For example, unlike copper cable, fiber optic cable cannot be readily cut and spliced on demand to make a desirable connection fit in the field. Rather, fiber optic cable is purchased in predetermined lengths, with connectors that have been installed in the factory. Field workers must utilize these predetermined lengths of cable, regardless whether the length is appropriate for the task at hand. At the same time, the relatively fragile and delicate nature of fiber optic cable prohibits bundling excess cable as might be done with copper cable. If fiber optic cable is excessively bent or stressed, the signal within may become seriously disrupted.
Moreover, it must be recognized that an operations center, such as occurs in the field of this invention, typically houses hundreds (and sometimes thousands) of fiber optic cables. It is particularly important that an operations center provide for installing the fiber optic cables in a manner that secures and protects any excess fiber optic cable without compromising its relatively delicate nature. Yet, in the event that equipment is changed or moved, each individual fiber optic cable must also be maintained in such a manner that it can be identified, isolated, and retrieved without unduly disturbing other fiber optic cables.
It should also be recognized that a fiber optic cable may be connected to a variety of different type devices which are also housed in the operations center, i.e., patch panels of different sizes, splicer drawers, connector modules, etc. There is a need within the industry for a fiber optic cable management system that may facilitate the substitution and replacement of one such device by another, without needing to remove or reinstall all of the fiber optic cable associated with the original device. Furthermore, when it is necessary to upgrade or repair equipment, whether fiber or copper, maintaining system operation during these procedures is an important consideration. Consequently, there is a need in the prior art for a cable management system organized in a manner that can remain operational during upgrading or maintenance.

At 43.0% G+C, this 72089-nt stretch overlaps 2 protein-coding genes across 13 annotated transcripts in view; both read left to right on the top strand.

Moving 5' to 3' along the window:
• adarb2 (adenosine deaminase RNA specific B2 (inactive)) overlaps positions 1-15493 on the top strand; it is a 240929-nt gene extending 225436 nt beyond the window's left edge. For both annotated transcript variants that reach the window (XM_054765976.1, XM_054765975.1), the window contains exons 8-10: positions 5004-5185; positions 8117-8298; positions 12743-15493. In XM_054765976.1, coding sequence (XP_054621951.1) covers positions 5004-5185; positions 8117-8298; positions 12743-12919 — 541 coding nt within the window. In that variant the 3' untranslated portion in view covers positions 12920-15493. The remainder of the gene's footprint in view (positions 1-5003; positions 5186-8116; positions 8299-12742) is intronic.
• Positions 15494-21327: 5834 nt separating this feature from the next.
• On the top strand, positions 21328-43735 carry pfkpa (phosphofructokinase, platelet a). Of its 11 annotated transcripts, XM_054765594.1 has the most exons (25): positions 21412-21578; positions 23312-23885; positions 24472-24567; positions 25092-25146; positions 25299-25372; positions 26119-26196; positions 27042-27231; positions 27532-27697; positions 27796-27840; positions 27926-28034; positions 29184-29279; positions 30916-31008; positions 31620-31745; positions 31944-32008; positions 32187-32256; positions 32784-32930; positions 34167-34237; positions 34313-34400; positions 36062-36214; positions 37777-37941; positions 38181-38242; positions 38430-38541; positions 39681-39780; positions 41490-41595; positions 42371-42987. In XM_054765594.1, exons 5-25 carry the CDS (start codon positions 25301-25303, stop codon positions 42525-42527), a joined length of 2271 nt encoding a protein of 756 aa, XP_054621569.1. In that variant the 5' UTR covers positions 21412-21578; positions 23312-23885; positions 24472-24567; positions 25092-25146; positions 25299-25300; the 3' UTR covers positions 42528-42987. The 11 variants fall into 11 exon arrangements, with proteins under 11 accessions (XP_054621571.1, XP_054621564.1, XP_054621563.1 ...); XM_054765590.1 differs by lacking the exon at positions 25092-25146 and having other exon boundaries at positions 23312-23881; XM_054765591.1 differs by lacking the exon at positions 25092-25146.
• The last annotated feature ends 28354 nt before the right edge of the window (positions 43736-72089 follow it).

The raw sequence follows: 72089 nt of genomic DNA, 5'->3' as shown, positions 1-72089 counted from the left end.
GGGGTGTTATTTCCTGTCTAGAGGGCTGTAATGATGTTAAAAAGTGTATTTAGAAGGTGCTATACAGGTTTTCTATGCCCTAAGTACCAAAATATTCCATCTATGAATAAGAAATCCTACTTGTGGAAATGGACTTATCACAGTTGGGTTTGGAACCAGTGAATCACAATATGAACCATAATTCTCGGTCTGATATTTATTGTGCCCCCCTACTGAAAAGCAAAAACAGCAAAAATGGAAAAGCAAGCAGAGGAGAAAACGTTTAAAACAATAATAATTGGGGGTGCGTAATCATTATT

The foregoing problems are made even more difficult because that the operations center actually typically comprises a three-dimensional array of devices and fiber optic cables. That is, the operations center typically houses many columns and rows of such racks, with each rack containing a vertical array of devices attached to hundreds and possibly thousands of such fiber optic cables. Each such cable must be identifiable, retrievable, and replaceable, without disrupting the surrounding cables.
Finally, it must be recognized that all of the foregoing problems exist in a commercial environment without a single established standard for size. Historically, products within the “public network” were designed by AT&T and Western Electric, and utilized racks that were 23 inches wide, holding devices and enclosures that were 19 inches wide. The “public network” was then connected at some point to the premises in a particular building. Products intended for a “premises network” were historically based upon racks that were 19 inches wide, holding devices and enclosures that were 17 inches wide. The Telecommunications Act of 1996 has air opened and triggered widespread competition within the telecommunications market. However, it has done so without establishing standards vis a vis the mechanical aspects of an operations center. Different companies are adopting different physical standards, and the line of demarcation between “public network” and “premises network” products is becoming fragmented and blurred. As a result, there is a particular need for products that can solve the foregoing problems in the context of both public network and premises network environments.